"That was one vote I won, I guess," Giuliani said Thursday on Mike Gallagher's syndicated radio show.
Giuliani said there have been other contracts for his life, including an $800,000 hit when he was first U.S. attorney.
"After 5½ years of being U.S. attorney, they put out another contract to kill me, another group, for only $400,000," Giuliani said. "So I thought, my goodness, my value. If I were a company, my market cap would have been cut in half."
Giuliani told reporters later in Washington he didn't worry much about contracts on his life.
"I don't know, go ask the mob, how do I know if the mob really tried to whack me?" Giuliani said, laughing. He added that he knew of two or three plots to kill him but didn't remember the one that emerged this week.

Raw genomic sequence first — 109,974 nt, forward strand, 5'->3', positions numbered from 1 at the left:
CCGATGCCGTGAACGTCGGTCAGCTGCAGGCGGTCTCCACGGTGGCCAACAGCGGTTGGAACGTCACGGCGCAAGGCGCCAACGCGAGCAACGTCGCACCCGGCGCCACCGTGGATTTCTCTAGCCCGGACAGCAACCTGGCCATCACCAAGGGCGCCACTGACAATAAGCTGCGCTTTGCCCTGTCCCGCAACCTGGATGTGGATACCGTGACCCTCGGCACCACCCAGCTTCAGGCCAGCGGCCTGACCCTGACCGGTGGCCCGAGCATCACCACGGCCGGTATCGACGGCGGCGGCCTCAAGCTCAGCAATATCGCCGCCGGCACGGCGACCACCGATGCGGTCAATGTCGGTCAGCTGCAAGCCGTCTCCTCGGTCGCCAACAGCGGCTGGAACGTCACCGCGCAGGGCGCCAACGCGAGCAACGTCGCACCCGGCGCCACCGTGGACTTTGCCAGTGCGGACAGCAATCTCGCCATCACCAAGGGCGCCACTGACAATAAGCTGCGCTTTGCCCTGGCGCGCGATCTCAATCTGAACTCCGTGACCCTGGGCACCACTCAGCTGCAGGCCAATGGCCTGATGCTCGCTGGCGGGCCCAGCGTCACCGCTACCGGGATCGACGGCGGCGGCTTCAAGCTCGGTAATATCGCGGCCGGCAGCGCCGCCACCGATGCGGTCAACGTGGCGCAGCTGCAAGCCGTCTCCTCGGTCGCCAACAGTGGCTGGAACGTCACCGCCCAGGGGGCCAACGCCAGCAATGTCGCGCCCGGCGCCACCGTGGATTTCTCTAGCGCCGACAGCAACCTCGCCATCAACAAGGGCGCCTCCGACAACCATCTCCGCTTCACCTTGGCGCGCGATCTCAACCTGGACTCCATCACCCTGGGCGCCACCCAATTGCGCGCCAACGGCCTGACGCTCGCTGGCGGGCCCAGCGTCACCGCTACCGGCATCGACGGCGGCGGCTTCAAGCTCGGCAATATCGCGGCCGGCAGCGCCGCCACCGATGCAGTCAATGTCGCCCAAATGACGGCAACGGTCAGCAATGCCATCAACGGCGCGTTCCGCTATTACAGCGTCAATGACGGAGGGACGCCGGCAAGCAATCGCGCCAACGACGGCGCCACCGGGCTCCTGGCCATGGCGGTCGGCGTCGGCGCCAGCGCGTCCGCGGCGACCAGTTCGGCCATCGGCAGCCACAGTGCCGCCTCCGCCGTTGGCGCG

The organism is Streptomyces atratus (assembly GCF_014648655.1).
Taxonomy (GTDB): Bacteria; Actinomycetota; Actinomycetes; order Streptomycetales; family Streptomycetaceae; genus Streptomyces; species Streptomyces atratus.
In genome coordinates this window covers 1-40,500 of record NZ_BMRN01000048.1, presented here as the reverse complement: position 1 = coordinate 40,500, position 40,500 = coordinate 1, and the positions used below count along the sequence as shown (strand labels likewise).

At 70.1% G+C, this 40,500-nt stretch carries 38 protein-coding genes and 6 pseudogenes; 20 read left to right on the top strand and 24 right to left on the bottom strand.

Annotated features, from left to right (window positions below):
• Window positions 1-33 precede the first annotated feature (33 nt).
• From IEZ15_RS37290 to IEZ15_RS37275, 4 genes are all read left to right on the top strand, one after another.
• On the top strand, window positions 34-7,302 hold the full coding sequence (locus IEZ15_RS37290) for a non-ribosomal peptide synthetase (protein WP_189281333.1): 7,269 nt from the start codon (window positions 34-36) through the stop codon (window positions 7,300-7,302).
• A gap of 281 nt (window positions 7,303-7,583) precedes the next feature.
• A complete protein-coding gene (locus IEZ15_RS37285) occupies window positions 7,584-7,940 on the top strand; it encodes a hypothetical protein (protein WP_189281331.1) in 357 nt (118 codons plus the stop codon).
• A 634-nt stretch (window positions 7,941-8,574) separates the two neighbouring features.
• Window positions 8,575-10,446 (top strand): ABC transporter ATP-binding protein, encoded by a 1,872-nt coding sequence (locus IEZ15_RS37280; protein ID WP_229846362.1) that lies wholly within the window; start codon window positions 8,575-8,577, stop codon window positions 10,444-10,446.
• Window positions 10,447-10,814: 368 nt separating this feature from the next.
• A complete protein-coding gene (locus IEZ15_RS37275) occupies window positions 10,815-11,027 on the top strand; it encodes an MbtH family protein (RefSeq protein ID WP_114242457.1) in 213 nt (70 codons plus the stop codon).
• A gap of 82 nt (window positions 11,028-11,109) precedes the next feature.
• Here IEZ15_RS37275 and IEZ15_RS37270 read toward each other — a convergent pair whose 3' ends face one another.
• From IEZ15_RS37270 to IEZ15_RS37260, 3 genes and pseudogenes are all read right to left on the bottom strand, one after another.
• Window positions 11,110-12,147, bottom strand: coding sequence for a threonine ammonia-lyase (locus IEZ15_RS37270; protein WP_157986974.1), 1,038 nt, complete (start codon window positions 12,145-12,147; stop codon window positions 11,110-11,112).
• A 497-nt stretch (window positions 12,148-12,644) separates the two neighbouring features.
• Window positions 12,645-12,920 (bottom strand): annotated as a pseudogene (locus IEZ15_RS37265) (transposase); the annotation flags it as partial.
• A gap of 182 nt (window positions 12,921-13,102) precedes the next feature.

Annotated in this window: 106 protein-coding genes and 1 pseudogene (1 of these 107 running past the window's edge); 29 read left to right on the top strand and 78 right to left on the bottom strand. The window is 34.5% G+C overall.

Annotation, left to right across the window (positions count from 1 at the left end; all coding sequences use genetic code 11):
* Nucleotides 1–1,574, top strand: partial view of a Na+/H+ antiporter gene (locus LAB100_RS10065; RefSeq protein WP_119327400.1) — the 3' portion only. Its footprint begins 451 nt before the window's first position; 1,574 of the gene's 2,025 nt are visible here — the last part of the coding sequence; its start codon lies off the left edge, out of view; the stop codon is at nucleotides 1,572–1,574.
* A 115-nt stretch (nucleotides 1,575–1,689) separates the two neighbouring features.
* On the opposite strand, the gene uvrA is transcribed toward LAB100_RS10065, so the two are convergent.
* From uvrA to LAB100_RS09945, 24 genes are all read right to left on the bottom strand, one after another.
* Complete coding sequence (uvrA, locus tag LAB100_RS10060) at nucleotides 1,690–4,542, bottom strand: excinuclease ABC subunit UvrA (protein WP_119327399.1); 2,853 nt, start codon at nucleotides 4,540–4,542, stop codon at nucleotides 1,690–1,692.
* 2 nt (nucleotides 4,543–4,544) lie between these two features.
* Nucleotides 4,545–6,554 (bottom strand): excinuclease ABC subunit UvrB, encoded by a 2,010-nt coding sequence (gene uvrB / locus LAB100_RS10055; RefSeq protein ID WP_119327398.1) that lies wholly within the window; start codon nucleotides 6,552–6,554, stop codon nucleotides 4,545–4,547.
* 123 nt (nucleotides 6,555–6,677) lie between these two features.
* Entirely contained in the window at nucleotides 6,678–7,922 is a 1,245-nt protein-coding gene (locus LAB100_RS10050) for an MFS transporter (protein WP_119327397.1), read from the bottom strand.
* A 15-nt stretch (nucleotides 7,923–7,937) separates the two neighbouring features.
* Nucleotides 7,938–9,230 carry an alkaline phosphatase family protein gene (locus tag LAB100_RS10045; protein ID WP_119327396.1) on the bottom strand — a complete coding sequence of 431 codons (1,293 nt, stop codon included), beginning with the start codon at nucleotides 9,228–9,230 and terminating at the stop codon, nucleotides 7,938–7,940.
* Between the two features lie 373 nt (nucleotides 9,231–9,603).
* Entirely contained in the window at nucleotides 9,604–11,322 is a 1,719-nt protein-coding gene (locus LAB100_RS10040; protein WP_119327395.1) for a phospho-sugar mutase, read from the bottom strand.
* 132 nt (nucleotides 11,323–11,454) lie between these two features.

"So there was more than one, but the FBI did a really good job of getting them resolved," he said. "I always felt it was my obligation to kind of put that out of my mind and just do my job."
Before Giuliani became New York mayor, he had a track record of high-profile mob prosecutions. In 1986, Giuliani indicted the heads of the five families. The mobsters purportedly discussed the hit that year.
The details about the plot - which never took shape - were given to ex-FBI agent Roy Lindley DeVecchio by the late Gregory Scarpa Sr., a capo-turned-informant, according to the testimony of FBI agent William Bolinder during a murder trial in New York.
In testimony Wednesday, Bolinder said that DeVecchio's 1987 debriefing report stated Scarpa told him the late Gambino crime boss John Gotti was for ordering the hit, and had the support of the leader of the Colombo crime family.
However, Bolinder said, the heads of the Bonanno, Lucchese and Genovese groups were against the idea, and it never materialized.